I.e., Gnostic Pelagian utopianism, in all its instantiations.

And, now, right now, today, abortion, porneia, divorce, wokeism, globohomo, transsexuality, and – especially, and at their root, and at their most energetic and fulsome – anti-Christianity; which is to say, when abstract doctrinal push comes down at bottom to pragmatic bloody shove, infanticide and the genital mutilation of children.

That’s where it always ends, no? These Gnostic transvaluations of value always terminate upon the mutilation and death, or just the prevention, of children; i.e., of humanity.

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Moloch Will Want His Regular Meals: Cave!

The recent decisions of the Supreme Court cheat Moloch of his accustomed cheap comestibles. He’ll have to make do with less. But, as with all natural systems under the orbit of the moon, this is a case of pushing the envelope in one way only to see it bulge out in another. Moloch will be served, adequately, or there’ll be hell to pay, and no pitch hot.

There will be deaths. Not of children in the womb, but of others. Moloch must be fed, by his slaves. Now that he’ll be denied the food of babies from so many “trigger” states, he’ll need to be fed in some other way. His vassals will try to figure out how  to immolate some high profile victims, to sate his hunger and avert his wrath. I suspect they’ll offer up some from among their own company.

It can’t work. It can’t suffice. His wrath shall inevitably consume all his worshippers. There are not victims enough to sate his lust. His servants then are doomed.

Reject him! Serve the Lord of Life! Only thereby might you prevent your own ingestion, and dissolution, in the insatiable maw of Moloch.

Creatio ex Nihilo, Atheism, or Manicheism: Choose But One

In the beginning God created the heaven and the earth. And the earth was without form, and void; and darkness was upon the face of the deep. And the Spirit of God moved upon the face of the waters.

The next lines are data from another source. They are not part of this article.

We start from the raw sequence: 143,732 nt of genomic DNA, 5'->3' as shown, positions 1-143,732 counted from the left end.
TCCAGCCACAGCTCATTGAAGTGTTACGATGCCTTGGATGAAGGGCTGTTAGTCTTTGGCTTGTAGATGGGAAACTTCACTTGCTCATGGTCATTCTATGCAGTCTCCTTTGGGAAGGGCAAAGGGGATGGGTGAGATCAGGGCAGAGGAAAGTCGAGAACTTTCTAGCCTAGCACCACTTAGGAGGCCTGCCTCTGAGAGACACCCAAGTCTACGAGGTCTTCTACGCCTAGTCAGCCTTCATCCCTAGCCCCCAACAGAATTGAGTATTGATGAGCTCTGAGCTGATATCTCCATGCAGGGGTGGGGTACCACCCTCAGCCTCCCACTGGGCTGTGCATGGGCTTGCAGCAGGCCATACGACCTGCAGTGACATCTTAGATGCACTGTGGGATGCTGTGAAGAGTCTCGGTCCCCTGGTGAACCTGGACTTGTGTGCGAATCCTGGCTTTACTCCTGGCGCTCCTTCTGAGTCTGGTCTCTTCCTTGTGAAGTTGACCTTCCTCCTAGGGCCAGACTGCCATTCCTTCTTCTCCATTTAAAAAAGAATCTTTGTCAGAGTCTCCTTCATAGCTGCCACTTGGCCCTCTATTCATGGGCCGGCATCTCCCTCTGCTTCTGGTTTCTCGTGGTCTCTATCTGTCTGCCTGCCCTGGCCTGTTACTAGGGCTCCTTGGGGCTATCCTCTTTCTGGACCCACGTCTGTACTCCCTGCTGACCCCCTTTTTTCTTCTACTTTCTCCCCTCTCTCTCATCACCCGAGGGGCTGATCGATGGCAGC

Genesis 1:1-2

The argument for creatio ex nihilo is simple. If contra Genesis God created the heaven and the earth by organizing chaotic pre-existent stuff coeternal with him, two incorrigible problems result. If on the other hand he created the heaven and the earth by organizing pre-existent beings who were not chaotic and who were not created from nothing by him, so that they were with him coeternal, then at least one other incorrigible problem results.

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On the Memetic Success of Modernism

Modernism appears pretty consistently in minds as an amalgam of several philosophical notions: positivism, materialism, physicalism, nominalism, liberalism, moral and aesthetic relativism, and atheism. There may be others. If you come across a man who credits one of them, it is a pretty good bet that he credits all the others, too.

It is interesting that, on any one of those notions, there can be no such thing as moral culpability. Modernism then looks like a retreat from morality, and so from responsibility, on every philosophical front. Implicitly, modernism makes shame and guilt inapposite to reality. Shame and guilt are painful feelings, and it is pleasant to get out from under them, via the conviction that they simply don’t pertain to anything – particularly oneself, or one’s acts. That is why modernism is tempting; this might account for its memetic success.